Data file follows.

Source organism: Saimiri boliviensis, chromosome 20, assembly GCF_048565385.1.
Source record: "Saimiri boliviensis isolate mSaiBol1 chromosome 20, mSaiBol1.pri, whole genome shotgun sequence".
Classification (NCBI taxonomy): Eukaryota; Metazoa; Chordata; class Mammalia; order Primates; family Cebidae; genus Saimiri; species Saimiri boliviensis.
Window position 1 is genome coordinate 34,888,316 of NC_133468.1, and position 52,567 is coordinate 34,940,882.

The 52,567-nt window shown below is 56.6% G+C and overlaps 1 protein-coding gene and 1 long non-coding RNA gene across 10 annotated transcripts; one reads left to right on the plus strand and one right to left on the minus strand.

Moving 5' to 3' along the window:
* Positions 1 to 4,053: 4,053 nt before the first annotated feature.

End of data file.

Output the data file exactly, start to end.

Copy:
Source organism: Saimiri boliviensis, chromosome 20, assembly GCF_048565385.1.
Source record: "Saimiri boliviensis isolate mSaiBol1 chromosome 20, mSaiBol1.pri, whole genome shotgun sequence".
Classification (NCBI taxonomy): Eukaryota; Metazoa; Chordata; class Mammalia; order Primates; family Cebidae; genus Saimiri; species Saimiri boliviensis.
Window position 1 is genome coordinate 34,888,316 of NC_133468.1, and position 52,567 is coordinate 34,940,882.

The 52,567-nt window shown below is 56.6% G+C and overlaps 1 protein-coding gene and 1 long non-coding RNA gene across 10 annotated transcripts; one reads left to right on the plus strand and one right to left on the minus strand.

Moving 5' to 3' along the window:
* Positions 1 to 4,053: 4,053 nt before the first annotated feature.